A future where anti-immigration policies meet government microchips

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In the future, every move you make will be tracked by a microchip under your skin. And you’ll do anything to get one.

That’s the tagline of Illegal, an upcoming comic miniseries written by Jeremy Whitley, best known for his Eisner-nominated series Princeless, and illustrated by Heather Nunnelly, the artist behind the webcomic Vacant.

To get the planned fifteen-issue miniseries started, Whitley and Nunnelly are running a Kickstarter campaign to raise at least $6,000, the amount they need to print the first issue and fund the digital distribution of the next five.

The comic centers around Gianna Delrey, an undocumented immigrant trying to stay under the radar in an enormous American city. A citizen of Mexico, she came to the US with her mother with the hope of a better life, away from her abusive father.

But in the police state that the country has become, all citizens have microchips implanted under their skin that not only tracks their movements, but stores the history of their lives. Undocumented immigrants don’t have them—and law enforcement considers them public enemy number one.

When such “illegals” are discovered, they are sent to deportation camps without so much as a trial. Once there, according to the official summary, “the wait to be deported has become so long that most people die just trying to survive.”

In the comic’s five-page preview, Gianna explains, “Used to be that people like me were everywhere. Undocumented, unrecorded…invisible.

“Ain’t like that no more.

“Not since the passing of the United States Naturalization Immigration Terrorism Prevention Education and Deportation Acts, also known as the U.N.I.T.E.D. Acts.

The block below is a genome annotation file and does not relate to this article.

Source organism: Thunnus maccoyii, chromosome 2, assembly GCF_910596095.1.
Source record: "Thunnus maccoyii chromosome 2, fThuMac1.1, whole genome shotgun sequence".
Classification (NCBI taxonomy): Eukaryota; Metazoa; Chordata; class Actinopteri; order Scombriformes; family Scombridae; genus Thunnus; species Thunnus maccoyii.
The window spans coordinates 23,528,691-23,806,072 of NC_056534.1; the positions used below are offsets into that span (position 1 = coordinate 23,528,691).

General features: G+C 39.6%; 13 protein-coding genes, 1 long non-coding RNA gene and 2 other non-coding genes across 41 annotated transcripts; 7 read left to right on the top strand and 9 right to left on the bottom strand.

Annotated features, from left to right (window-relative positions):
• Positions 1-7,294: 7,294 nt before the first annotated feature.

“I still remember those plastic smile senators signing my warrant.”

On the campaign page, Whitley says that Illegal was inspired by his grandfather, a Mexican by birth who was “one of the most amazing people that I’d ever met.”

He explains, “As a white kid growing up in the South, other white kids used to talk trash about ‘Mexicans’ and ‘illegals’ around me all the time…I got to hear all about how the ‘Mexicans’ were ‘stealing all the jobs’ and how they were ‘ruining this country’ and how they ‘need to go back to Mexico.’ Never mind that half of the people they were talking about weren’t even Mexican.”

Whitley also told 429Magazine that the series will have its share of LGBT characters.

In an email, he said, “I think there’s a great deal in common between the stories of the undocumented and the stories of those closeted or disowned because of their gender or sexuality. So often they are forced into these boxes by people who want others to hate them. They are otherized and portrayed as the enemy. Often they are separated from everything they know and care about and quite often they don’t have a choice in the matter. There are people who would rather you think about immigrants or LGBT people as one nameless threatening group that has some sort of agenda to push on you.

“It’s just not the case. In both instances those people are real people. Individuals that care about the same things as you—just differently. They’re mothers, sisters, brothers, sons, daughters, and fathers. But beyond that—they’re people and deserve to be treated as such.”

Kickstarter backer rewards the include printed issues of Illegal, digital copies of the entire series, posters, and more—including prizes related to Whitley’s and Nunnelly’s other works. As of this writing, the campaign has raised $4,923 out of its $6,000 goal, and has stretch goals ranging from ensuring the creation of issues six through eleven ($12,000), to all fifteen issues ($18,000), to sketchbooks and variant covers ($50,000 – $60,000).

The campaign runs through Saturday, September 6.

429Magazine

About The Author

Just another multi-disciplinary writer and bundle of contradictions trying to figure out how to get the most out of life, and make a living while I’m at it.

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